Adverse Possession in Real Property Boundary Disputes

michigan_boundary_disputesBelieve it or not, a person can become the rightful owner of a piece of real property even if he does not have legal title to the land. It happens more often than you think, especially in boundary disputes between neighbors due to a legal doctrine called “adverse possession.”

Adverse possession allows someone to become the legal owner of property she has occupied for a certain period – 15 years in Michigan – even if she is a trespasser and doesn’t hold title to the property.

The doctrine of adverse possession is controlled by state law. In Michigan, there is no one statute that sets forth the requirements for an adverse possession claim; instead, the law has been determined by the courts, and like most other states, adverse possession in Michigan is triggered by the nature and length of time the trespasser possesses the land.

Elements of an Adverse Possession Claim

A person claiming adverse possession in Michigan must show that, for at least 15 years, possession of the land was:

  • Hostile;
  • Actual;
  • Visible;
  • Open;
  • Notorious;
  • Exclusive;
  • Continuous; and
  • Uninterrupted.

Hostile does not mean unfriendly or antagonistic. Rather, it means the use of the land must be inconsistent with the rights of the true property owner and without the owner’s permission. Using land with an intent to leave when the real owner claims it (or demands it) does not satisfy the hostile requirement for adverse possession.

The use of the property must also be visible, open, and notorious. This means that the true owner must be reasonably aware of the adverse possessor’s presence and use of the land. If the property is vacant, the adverse possessor must act in a way that gives the owner actual notice. In most cases, sporadic use of a piece of land does not make the use visible, open, and notorious to the owner. Because each piece of property is different, however, whether the use is visible, open, and notorious will often depend on the characteristics of the land itself.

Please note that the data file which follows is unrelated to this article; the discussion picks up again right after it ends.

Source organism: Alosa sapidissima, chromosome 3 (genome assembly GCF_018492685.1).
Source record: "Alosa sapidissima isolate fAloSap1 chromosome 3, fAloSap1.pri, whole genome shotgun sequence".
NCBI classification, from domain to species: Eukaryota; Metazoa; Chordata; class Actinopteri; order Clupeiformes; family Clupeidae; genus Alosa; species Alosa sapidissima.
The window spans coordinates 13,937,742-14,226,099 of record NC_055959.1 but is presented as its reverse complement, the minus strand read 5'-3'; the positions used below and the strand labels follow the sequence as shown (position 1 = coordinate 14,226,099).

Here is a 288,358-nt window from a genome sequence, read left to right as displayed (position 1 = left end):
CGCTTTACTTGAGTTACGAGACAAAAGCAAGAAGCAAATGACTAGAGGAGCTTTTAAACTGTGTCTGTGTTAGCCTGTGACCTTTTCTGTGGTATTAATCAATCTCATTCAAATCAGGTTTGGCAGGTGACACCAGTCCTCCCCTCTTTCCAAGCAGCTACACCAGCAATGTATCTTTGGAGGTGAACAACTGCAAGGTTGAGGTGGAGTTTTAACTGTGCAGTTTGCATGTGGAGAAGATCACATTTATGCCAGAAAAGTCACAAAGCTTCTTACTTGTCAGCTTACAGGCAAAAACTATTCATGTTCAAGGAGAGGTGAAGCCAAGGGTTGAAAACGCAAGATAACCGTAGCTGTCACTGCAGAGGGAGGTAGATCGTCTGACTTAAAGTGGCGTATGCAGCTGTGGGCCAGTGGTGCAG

In addition, the use of the property must be exclusive, continuous, and uninterrupted during the required 15-year period. Occasional entry onto the land or intermittent use of the land will not support an adverse possession claim, and again, a property’s characteristics will help determine whether possession is exclusive, continuous, and uninterrupted. In the end, the use must be viewed by the property owner as exclusive.

Adverse possession also involves two other important concepts – tacking and privity. These come into play when the possessor is not the same person during the 15-year period.

Tacking is when the possessor adds the use of a previous property owner to meet the 15-year requirement. Privity is established either by receiving a deed conveying ownership of the land or by verbal communications at the time of the conveyance.

For example, let’s say you purchase a piece of land near a lake from someone who lived on the property for 10 years. Two years later, your neighbor advises you the stairs leading to the dock, which were installed more than 20 years ago, are on his property. To satisfy the 15 years for an adverse possession claim, you will need to “tack on” to the previous owner’s use of the stairs. Privity with the previous owner would not be a concern because you have the deed. In this instance, the adverse possession claim will likely succeed, especially if the closing documents show the stairs were included in the purchase.

Protect Your Property Interests

Adverse possession frequently arises in boundary disputes between neighbors. In Michigan, many adverse possession claims involve strips of land between adjacent properties (usually along a fence line) or the use of a beach area or waterfront.

In a boundary dispute, the situation is particularly problematic if the property lines have been drawn incorrectly. If the property demarcation is inaccurate, the land may have been used by a neighbor for the required 15 years for an adverse possession claim. The neighbor could become the legal owner of the property – unless the title holder takes action ahead of time to protect his or her interests.

Asserting or defending an adverse possession claim can be complicated. If you have questions about your real property rights, please contact us today to discuss your situation and possible remedies.

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